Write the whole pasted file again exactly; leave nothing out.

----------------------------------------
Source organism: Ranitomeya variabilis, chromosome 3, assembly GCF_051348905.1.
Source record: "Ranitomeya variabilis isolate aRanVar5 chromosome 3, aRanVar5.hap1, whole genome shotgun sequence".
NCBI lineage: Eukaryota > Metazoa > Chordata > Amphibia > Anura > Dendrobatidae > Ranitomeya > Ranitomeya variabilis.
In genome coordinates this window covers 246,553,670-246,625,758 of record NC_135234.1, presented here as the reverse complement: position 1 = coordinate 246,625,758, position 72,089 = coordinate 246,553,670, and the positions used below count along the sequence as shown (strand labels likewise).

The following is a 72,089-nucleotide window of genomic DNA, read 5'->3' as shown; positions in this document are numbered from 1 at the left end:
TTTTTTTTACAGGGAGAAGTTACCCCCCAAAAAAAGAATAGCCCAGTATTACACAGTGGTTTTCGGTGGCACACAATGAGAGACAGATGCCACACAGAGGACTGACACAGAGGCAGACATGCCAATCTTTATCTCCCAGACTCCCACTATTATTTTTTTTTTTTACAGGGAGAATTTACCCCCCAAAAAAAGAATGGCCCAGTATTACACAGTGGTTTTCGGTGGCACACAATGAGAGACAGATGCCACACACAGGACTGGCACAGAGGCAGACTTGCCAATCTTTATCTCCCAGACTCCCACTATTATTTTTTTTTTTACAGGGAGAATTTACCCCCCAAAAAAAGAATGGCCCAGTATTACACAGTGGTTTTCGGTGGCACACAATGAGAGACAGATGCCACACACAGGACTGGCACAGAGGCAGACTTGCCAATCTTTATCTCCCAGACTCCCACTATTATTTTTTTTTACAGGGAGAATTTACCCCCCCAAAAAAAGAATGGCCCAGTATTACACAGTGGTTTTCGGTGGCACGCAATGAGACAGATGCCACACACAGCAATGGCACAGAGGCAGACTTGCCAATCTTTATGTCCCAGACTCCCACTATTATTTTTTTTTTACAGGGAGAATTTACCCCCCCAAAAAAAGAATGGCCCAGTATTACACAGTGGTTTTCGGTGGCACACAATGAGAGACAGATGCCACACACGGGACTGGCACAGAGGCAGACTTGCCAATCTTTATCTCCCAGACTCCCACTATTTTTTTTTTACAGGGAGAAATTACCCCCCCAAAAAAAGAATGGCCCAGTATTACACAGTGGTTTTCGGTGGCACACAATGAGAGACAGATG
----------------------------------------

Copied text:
Source organism: Ranitomeya variabilis, chromosome 3, assembly GCF_051348905.1.
Source record: "Ranitomeya variabilis isolate aRanVar5 chromosome 3, aRanVar5.hap1, whole genome shotgun sequence".
NCBI lineage: Eukaryota > Metazoa > Chordata > Amphibia > Anura > Dendrobatidae > Ranitomeya > Ranitomeya variabilis.
In genome coordinates this window covers 246,553,670-246,625,758 of record NC_135234.1, presented here as the reverse complement: position 1 = coordinate 246,625,758, position 72,089 = coordinate 246,553,670, and the positions used below count along the sequence as shown (strand labels likewise).

The following is a 72,089-nucleotide window of genomic DNA, read 5'->3' as shown; positions in this document are numbered from 1 at the left end:
TTTTTTTTACAGGGAGAAGTTACCCCCCAAAAAAAGAATAGCCCAGTATTACACAGTGGTTTTCGGTGGCACACAATGAGAGACAGATGCCACACAGAGGACTGACACAGAGGCAGACATGCCAATCTTTATCTCCCAGACTCCCACTATTATTTTTTTTTTTTACAGGGAGAATTTACCCCCCAAAAAAAGAATGGCCCAGTATTACACAGTGGTTTTCGGTGGCACACAATGAGAGACAGATGCCACACACAGGACTGGCACAGAGGCAGACTTGCCAATCTTTATCTCCCAGACTCCCACTATTATTTTTTTTTTTACAGGGAGAATTTACCCCCCAAAAAAAGAATGGCCCAGTATTACACAGTGGTTTTCGGTGGCACACAATGAGAGACAGATGCCACACACAGGACTGGCACAGAGGCAGACTTGCCAATCTTTATCTCCCAGACTCCCACTATTATTTTTTTTTACAGGGAGAATTTACCCCCCCAAAAAAAGAATGGCCCAGTATTACACAGTGGTTTTCGGTGGCACGCAATGAGACAGATGCCACACACAGCAATGGCACAGAGGCAGACTTGCCAATCTTTATGTCCCAGACTCCCACTATTATTTTTTTTTTACAGGGAGAATTTACCCCCCCAAAAAAAGAATGGCCCAGTATTACACAGTGGTTTTCGGTGGCACACAATGAGAGACAGATGCCACACACGGGACTGGCACAGAGGCAGACTTGCCAATCTTTATCTCCCAGACTCCCACTATTTTTTTTTTACAGGGAGAAATTACCCCCCCAAAAAAAGAATGGCCCAGTATTACACAGTGGTTTTCGGTGGCACACAATGAGAGACAGATG